Part Of The Gamble
By Mary Lou Sanelli
Recently I was going through a file of old articles and I found a cover story I wrote for the Seattle Post-Intelligencer, illustrated by a drawing of a woman holding a stem that is reaching for the sidewalk. Clearly, I was desperately trying to find my place in a new city and all that showed in the artist’s sketch.
Rereading the article reminded me of how bewildered I can feel in uncomfortable situations. To this day, I fear this level of bewilderment when it strikes, and it struck hard this past weekend.
I was invited to Eugene, Oregon. A woman had heard me speak at a conference in Seattle and was “determined to create an event with you as our speaker!” There were 80 women present at her tea. I am lucky for the invitations I receive.
But luck is luck. And it can change.
Before I left for the Mainland, I received an email. Would I pay a visit to a book club in the area?
Bookclubs are tricky. Once the wine starts to flow, and it generally does, in vast amounts, I feel less and less a part of the club-ness.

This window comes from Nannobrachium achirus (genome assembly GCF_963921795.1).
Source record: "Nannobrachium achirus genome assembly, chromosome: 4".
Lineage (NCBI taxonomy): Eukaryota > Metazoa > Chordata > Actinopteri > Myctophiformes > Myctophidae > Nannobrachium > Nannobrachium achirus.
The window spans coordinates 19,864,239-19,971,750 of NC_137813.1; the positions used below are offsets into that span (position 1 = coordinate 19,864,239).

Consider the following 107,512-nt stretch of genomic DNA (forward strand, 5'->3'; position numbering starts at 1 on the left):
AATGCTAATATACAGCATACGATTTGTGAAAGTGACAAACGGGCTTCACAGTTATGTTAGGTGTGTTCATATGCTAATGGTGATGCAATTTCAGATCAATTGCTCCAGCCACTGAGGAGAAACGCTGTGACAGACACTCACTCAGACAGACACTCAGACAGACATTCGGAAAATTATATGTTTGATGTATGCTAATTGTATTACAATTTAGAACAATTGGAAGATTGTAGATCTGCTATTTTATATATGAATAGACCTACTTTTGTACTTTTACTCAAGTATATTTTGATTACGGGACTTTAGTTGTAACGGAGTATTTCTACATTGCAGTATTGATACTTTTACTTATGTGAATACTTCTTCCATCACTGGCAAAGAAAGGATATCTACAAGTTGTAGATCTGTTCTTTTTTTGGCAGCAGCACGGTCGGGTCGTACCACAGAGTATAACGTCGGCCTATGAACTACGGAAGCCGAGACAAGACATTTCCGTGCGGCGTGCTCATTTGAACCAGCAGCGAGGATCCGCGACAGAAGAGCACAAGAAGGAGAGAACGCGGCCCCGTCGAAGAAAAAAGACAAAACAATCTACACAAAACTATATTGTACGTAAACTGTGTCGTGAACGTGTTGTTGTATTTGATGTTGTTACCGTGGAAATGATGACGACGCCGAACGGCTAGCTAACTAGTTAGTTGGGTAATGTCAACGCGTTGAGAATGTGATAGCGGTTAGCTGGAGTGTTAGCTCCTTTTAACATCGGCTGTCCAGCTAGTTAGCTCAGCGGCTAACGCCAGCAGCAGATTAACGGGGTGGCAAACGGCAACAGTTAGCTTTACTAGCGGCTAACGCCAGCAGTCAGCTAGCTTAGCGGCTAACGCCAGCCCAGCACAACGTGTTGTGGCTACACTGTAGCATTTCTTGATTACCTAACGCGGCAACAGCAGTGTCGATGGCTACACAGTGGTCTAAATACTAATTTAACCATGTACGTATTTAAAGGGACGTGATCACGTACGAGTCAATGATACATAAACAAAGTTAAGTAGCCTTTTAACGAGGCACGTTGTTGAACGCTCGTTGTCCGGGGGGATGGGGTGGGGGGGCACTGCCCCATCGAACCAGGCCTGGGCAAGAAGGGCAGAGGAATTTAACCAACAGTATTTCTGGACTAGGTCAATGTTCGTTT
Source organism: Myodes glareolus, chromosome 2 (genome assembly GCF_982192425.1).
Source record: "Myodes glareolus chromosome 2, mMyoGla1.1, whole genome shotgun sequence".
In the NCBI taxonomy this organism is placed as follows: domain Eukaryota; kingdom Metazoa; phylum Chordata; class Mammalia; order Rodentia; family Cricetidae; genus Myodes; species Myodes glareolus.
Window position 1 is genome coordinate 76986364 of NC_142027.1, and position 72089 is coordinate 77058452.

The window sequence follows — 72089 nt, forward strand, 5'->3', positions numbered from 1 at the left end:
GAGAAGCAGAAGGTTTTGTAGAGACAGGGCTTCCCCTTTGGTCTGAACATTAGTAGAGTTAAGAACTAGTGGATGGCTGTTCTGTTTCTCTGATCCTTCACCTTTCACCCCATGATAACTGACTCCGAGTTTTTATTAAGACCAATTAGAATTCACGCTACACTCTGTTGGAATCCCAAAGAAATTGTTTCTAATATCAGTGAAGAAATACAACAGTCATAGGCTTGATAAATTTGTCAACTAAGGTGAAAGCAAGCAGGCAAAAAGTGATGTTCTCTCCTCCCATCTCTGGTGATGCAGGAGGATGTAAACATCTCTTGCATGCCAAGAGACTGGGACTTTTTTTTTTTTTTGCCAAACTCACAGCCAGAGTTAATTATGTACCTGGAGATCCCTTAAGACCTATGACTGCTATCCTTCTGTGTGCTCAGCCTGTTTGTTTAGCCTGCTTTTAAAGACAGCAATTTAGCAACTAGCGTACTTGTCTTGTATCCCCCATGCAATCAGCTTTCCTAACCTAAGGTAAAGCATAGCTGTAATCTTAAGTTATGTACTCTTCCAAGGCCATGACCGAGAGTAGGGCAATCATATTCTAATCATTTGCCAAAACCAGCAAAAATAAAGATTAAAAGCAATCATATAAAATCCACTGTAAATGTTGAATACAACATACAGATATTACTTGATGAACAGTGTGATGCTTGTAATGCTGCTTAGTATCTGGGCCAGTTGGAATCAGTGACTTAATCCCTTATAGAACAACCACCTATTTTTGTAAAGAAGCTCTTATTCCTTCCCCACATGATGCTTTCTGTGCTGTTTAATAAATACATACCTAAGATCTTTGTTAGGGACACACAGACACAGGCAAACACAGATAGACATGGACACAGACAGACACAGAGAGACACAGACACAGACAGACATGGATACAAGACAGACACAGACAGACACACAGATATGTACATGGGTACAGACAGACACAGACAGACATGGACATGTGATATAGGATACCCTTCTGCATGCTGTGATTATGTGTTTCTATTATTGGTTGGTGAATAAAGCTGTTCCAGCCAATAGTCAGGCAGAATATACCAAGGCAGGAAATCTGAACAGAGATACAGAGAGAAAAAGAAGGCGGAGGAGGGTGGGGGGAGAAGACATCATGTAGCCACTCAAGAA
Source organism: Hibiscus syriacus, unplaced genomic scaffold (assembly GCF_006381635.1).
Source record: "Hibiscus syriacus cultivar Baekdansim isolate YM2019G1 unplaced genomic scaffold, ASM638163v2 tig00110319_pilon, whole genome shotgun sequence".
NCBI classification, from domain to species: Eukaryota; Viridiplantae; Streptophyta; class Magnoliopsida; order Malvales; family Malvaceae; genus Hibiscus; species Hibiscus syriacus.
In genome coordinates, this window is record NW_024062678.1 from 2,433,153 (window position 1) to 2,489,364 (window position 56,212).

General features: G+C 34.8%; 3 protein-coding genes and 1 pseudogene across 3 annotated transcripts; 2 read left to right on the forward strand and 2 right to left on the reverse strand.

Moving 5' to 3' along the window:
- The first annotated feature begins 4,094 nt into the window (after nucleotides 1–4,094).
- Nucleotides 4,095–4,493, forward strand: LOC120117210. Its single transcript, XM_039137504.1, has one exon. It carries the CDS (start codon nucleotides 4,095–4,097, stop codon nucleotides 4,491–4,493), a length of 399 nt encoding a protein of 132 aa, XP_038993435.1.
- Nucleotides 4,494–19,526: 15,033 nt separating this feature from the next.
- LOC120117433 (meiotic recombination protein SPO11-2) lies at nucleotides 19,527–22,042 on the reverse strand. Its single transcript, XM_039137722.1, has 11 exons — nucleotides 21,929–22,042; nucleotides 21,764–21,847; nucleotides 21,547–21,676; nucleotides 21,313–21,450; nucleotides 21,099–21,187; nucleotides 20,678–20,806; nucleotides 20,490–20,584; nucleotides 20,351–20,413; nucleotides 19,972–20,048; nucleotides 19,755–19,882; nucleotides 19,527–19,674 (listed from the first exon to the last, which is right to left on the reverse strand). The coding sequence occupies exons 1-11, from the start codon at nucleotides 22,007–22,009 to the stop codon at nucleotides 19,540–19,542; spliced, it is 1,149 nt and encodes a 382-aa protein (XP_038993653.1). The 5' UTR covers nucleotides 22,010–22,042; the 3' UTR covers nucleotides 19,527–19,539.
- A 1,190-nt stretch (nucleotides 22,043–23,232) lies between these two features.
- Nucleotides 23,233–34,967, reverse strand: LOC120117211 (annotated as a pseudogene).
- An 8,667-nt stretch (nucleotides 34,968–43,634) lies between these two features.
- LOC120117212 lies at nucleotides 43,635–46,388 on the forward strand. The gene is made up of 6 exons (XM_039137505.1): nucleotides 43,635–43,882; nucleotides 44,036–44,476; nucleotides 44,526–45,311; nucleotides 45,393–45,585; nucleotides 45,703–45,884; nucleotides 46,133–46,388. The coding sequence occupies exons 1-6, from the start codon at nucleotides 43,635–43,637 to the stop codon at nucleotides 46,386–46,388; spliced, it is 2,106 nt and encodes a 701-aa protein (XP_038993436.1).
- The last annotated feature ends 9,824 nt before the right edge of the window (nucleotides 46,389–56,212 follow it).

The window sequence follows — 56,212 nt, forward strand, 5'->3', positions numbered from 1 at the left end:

The hostess picked me up and we drove into the hills. When a gate swung open, I started to feel anxious. When I spotted a bear rug tacked up by double front doors, I took my sunglasses off and said, “wow,” because I couldn’t think of anything else to say.
But what I saw next made me think, Help! A collection of heads hung over the fireplace: Wildebeest, Zebra, Rhinoceros, Cheetah. The sight of them — horned, hairy, magnificent — broke my heart. She told me they were from Africa, because she seemed to think I would be impressed that her husband was a trophy hunter.
I thought: How far apart this woman and I am. Yet, after reading my book, she said she felt she knew me. My God, why? Trophy hunting is an example of such brutal, individual entitlement I will never understand.
An outsider is a dangerous thing to be without true professionalism. From that moment on, I tried to project confidence. I read a page from my book, talked some. And, of course, the Q&A.
“Where do you get your inspiration?” The dreaded question. Because I don’t wait for inspiration. I go to work every day whether I’m inspired to or not. Most days I don’t want to. I said — and I knew I was setting myself up — “Hillary Clinton inspires me.”
The room was silent for a while.
The hostess, embarrassed now, brought up Hillary’s “lie.” And I thought: Benghazi? Again? There is terror and war on so many fronts I can’t keep up and this is what you fixate on?
Maybe it was the beady eyes of the Jackal that allowed me to speak with such honesty. “What is wrong with you people? How much harder does a woman have to work at something to prove she’s capable of the job?”
There were 15 women present. I sold two books.
And that’s how it goes. Failure, like fear, is just part of the gamble.
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